Big Star: Nothing Can Hurt Me

Saturday, July 13 at 7:00pm

Regular admission prices

 

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Part of our One Hit Wonders film series, featuring great new documentaries at special one-night-only screenings!

Enter our free raffle and you could win Big Star books, Big Star t-shirts, and shirts and gift certificates from Zia Records!

 

The rocking new doc about Big Star, “the greatest band that never made it.”

"Big Star: Nothing Can Hurt Me is a feisty, moving tribute." - Ain't It Cool News

“First-rate … should satisfy both long-term acolytes and those newly curious of Big Star’s timeless artistry.” - The Skinny (UK)

“Directors Drew DeNicola and Olivia Mori have gathered an impressive amount of memorabilia on the band and captured some amazingly insightful, funny, and sometimes heartbreaking commentary.” - PopShifter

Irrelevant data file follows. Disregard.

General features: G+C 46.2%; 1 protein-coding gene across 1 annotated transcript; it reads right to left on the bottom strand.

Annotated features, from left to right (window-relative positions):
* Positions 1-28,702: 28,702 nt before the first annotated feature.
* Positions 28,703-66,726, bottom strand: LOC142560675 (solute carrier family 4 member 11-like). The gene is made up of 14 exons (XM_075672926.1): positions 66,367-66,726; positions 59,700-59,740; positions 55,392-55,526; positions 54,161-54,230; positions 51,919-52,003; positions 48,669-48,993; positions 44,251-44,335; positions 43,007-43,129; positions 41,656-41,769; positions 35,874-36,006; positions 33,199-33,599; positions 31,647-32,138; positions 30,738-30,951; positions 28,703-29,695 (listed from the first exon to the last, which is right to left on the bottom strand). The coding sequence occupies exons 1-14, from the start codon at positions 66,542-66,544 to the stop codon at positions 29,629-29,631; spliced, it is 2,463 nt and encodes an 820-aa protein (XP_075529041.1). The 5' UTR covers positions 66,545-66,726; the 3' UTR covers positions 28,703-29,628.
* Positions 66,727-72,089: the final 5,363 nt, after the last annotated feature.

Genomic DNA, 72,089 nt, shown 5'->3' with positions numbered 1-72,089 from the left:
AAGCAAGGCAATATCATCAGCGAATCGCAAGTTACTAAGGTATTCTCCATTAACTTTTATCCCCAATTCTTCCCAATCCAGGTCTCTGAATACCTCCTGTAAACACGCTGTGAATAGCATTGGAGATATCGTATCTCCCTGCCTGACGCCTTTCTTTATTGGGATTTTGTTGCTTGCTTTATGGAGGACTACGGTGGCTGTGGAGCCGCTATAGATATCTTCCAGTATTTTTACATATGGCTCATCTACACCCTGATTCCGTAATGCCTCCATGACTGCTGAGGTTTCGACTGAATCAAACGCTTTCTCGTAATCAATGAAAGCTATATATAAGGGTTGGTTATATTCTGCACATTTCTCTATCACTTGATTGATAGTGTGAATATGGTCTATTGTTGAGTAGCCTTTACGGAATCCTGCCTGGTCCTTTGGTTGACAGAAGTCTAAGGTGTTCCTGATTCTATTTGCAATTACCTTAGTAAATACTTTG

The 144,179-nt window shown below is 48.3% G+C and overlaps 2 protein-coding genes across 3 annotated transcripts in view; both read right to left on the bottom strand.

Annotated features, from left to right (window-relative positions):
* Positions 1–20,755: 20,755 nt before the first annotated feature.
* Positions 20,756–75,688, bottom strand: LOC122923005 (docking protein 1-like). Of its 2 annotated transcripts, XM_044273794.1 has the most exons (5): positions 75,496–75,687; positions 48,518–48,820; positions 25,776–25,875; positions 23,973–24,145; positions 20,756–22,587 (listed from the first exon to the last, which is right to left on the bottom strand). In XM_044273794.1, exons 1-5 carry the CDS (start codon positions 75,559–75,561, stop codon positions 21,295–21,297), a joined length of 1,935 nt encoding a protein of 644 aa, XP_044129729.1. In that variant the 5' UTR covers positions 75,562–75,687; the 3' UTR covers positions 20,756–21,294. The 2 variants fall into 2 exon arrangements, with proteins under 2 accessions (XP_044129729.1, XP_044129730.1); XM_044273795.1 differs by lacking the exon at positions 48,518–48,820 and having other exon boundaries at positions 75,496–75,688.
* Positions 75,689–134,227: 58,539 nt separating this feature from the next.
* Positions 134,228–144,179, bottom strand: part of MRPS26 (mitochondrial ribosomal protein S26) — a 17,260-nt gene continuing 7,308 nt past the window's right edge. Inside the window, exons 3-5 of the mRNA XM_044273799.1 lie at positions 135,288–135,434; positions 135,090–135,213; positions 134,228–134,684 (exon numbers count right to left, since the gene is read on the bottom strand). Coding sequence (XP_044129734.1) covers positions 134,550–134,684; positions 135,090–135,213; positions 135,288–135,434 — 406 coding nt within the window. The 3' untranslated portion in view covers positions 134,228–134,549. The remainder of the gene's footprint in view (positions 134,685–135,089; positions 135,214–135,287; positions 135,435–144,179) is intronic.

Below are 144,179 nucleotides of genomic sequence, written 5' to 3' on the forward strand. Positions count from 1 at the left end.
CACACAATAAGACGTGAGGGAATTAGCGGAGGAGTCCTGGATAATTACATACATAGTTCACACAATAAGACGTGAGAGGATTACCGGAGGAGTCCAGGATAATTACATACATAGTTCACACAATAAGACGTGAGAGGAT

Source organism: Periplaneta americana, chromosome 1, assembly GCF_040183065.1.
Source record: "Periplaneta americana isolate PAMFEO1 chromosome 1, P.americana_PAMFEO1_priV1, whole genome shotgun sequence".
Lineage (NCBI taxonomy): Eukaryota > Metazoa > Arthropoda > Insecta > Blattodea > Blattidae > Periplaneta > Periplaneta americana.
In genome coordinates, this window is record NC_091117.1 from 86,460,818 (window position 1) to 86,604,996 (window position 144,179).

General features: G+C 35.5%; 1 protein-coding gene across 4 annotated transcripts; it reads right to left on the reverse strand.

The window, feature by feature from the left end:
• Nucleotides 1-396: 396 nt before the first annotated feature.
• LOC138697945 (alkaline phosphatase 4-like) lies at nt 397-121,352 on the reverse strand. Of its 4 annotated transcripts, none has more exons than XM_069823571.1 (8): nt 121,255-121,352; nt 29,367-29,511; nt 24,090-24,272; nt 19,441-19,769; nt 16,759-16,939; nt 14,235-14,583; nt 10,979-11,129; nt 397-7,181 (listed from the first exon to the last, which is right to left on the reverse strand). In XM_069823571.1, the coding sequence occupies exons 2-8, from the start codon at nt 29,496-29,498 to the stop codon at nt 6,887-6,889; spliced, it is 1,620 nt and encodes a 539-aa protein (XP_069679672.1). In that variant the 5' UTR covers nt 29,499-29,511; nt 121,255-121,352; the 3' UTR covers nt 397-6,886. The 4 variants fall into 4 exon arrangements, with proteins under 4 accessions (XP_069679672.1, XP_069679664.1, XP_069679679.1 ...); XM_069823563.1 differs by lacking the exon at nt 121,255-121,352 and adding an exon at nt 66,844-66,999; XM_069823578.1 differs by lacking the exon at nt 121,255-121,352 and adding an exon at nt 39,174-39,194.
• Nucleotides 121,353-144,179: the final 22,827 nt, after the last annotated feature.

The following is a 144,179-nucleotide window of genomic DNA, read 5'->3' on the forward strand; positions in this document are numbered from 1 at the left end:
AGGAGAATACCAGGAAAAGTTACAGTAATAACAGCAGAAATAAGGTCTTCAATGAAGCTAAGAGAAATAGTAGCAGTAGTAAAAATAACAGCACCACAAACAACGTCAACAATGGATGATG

Big Star: Nothing Can Hurt Me is a unique portrait of the seminal rock band who crafted three albums now considered to be pop masterpieces. Never experiencing popular success in their time - even today, they're most widely known for their song "In the Street," heard on TV's That '70s Show - Big Star has been cited as an influence by artists including REM, The Replacements, and Wilco. The film traces the history of the band from then-teenage singer Alex Chilton's stardom with The Box Tops in the Sixties, through the tumultuous recording of the group's landmark albums, and each band member's subsequent struggles to define themselves after the band's demise. Weaving never-before-seen footage and photos of the band together with in-depth interviews, director Drew DeNicola has created a unique portrait of four incredibly talented musicians who fell victim to the corporate stranglehold that the major record labels and radio stations held over the music industry. Most triumphantly, Big Star also documents the resurrection of the band by passionate musicians and music journalists, who discovered their music in later years, and came to treasure it as, in the words of singer-songwriter Robyn Hitchcock, "a letter that got lost in the mail." (Dir. by Drew Denicola, 2012, USA, 100 mins., PG-13, Magnolia Pictures) Digital

 

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